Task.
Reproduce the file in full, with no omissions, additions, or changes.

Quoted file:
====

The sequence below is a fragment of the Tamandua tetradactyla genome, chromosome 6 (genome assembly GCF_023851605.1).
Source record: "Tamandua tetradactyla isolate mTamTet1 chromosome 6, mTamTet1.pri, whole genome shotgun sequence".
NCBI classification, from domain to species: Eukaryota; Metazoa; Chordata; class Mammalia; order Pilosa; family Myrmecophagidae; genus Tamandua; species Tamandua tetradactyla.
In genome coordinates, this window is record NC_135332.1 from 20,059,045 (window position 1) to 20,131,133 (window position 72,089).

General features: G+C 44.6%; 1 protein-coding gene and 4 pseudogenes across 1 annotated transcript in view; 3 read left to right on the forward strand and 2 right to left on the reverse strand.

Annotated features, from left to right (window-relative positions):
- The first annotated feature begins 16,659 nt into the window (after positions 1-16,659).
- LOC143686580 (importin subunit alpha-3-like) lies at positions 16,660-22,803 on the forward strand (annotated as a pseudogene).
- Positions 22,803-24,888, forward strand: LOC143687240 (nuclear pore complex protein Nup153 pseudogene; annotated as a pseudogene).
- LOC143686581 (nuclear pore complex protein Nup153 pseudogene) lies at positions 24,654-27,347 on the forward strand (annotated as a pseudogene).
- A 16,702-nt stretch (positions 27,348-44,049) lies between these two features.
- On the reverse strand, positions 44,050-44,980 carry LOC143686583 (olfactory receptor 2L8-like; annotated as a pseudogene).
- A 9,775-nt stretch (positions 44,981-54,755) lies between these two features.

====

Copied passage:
The sequence below is a fragment of the Tamandua tetradactyla genome, chromosome 6 (genome assembly GCF_023851605.1).
Source record: "Tamandua tetradactyla isolate mTamTet1 chromosome 6, mTamTet1.pri, whole genome shotgun sequence".
NCBI classification, from domain to species: Eukaryota; Metazoa; Chordata; class Mammalia; order Pilosa; family Myrmecophagidae; genus Tamandua; species Tamandua tetradactyla.
In genome coordinates, this window is record NC_135332.1 from 20,059,045 (window position 1) to 20,131,133 (window position 72,089).

General features: G+C 44.6%; 1 protein-coding gene and 4 pseudogenes across 1 annotated transcript in view; 3 read left to right on the forward strand and 2 right to left on the reverse strand.

Annotated features, from left to right (window-relative positions):
- The first annotated feature begins 16,659 nt into the window (after positions 1-16,659).
- LOC143686580 (importin subunit alpha-3-like) lies at positions 16,660-22,803 on the forward strand (annotated as a pseudogene).
- Positions 22,803-24,888, forward strand: LOC143687240 (nuclear pore complex protein Nup153 pseudogene; annotated as a pseudogene).
- LOC143686581 (nuclear pore complex protein Nup153 pseudogene) lies at positions 24,654-27,347 on the forward strand (annotated as a pseudogene).
- A 16,702-nt stretch (positions 27,348-44,049) lies between these two features.
- On the reverse strand, positions 44,050-44,980 carry LOC143686583 (olfactory receptor 2L8-like; annotated as a pseudogene).
- A 9,775-nt stretch (positions 44,981-54,755) lies between these two features.